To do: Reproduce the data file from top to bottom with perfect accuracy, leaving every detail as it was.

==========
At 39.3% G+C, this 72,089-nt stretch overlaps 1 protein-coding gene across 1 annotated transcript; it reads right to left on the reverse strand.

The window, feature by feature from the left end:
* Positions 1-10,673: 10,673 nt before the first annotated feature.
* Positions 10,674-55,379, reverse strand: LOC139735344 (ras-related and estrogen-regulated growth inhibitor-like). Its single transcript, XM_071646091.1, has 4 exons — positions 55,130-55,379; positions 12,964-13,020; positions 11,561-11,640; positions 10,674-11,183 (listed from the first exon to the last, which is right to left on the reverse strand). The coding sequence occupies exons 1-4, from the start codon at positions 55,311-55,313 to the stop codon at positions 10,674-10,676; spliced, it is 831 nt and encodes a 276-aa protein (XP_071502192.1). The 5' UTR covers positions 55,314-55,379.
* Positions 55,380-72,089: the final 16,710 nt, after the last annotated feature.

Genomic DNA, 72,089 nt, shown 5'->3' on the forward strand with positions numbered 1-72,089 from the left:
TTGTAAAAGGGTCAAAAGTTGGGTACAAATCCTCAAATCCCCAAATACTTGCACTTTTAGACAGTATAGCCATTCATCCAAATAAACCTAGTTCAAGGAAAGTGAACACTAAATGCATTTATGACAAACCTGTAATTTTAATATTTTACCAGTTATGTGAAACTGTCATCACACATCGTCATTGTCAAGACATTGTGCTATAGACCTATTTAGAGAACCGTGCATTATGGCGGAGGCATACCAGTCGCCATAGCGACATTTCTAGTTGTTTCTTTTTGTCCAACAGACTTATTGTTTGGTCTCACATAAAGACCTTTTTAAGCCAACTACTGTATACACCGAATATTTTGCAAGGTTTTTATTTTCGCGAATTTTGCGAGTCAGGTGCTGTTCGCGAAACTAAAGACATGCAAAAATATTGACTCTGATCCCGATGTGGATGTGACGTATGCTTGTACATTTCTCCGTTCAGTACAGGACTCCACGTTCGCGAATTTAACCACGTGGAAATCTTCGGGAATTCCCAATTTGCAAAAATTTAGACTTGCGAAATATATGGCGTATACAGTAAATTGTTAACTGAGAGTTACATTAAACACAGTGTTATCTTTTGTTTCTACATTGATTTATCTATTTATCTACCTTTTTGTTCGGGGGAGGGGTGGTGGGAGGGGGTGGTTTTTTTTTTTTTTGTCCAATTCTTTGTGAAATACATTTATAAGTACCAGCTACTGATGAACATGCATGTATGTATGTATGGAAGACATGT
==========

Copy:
At 39.3% G+C, this 72,089-nt stretch overlaps 1 protein-coding gene across 1 annotated transcript; it reads right to left on the reverse strand.

The window, feature by feature from the left end:
* Positions 1-10,673: 10,673 nt before the first annotated feature.
* Positions 10,674-55,379, reverse strand: LOC139735344 (ras-related and estrogen-regulated growth inhibitor-like). Its single transcript, XM_071646091.1, has 4 exons — positions 55,130-55,379; positions 12,964-13,020; positions 11,561-11,640; positions 10,674-11,183 (listed from the first exon to the last, which is right to left on the reverse strand). The coding sequence occupies exons 1-4, from the start codon at positions 55,311-55,313 to the stop codon at positions 10,674-10,676; spliced, it is 831 nt and encodes a 276-aa protein (XP_071502192.1). The 5' UTR covers positions 55,314-55,379.
* Positions 55,380-72,089: the final 16,710 nt, after the last annotated feature.

Genomic DNA, 72,089 nt, shown 5'->3' on the forward strand with positions numbered 1-72,089 from the left:
TTGTAAAAGGGTCAAAAGTTGGGTACAAATCCTCAAATCCCCAAATACTTGCACTTTTAGACAGTATAGCCATTCATCCAAATAAACCTAGTTCAAGGAAAGTGAACACTAAATGCATTTATGACAAACCTGTAATTTTAATATTTTACCAGTTATGTGAAACTGTCATCACACATCGTCATTGTCAAGACATTGTGCTATAGACCTATTTAGAGAACCGTGCATTATGGCGGAGGCATACCAGTCGCCATAGCGACATTTCTAGTTGTTTCTTTTTGTCCAACAGACTTATTGTTTGGTCTCACATAAAGACCTTTTTAAGCCAACTACTGTATACACCGAATATTTTGCAAGGTTTTTATTTTCGCGAATTTTGCGAGTCAGGTGCTGTTCGCGAAACTAAAGACATGCAAAAATATTGACTCTGATCCCGATGTGGATGTGACGTATGCTTGTACATTTCTCCGTTCAGTACAGGACTCCACGTTCGCGAATTTAACCACGTGGAAATCTTCGGGAATTCCCAATTTGCAAAAATTTAGACTTGCGAAATATATGGCGTATACAGTAAATTGTTAACTGAGAGTTACATTAAACACAGTGTTATCTTTTGTTTCTACATTGATTTATCTATTTATCTACCTTTTTGTTCGGGGGAGGGGTGGTGGGAGGGGGTGGTTTTTTTTTTTTTTGTCCAATTCTTTGTGAAATACATTTATAAGTACCAGCTACTGATGAACATGCATGTATGTATGTATGGAAGACATGT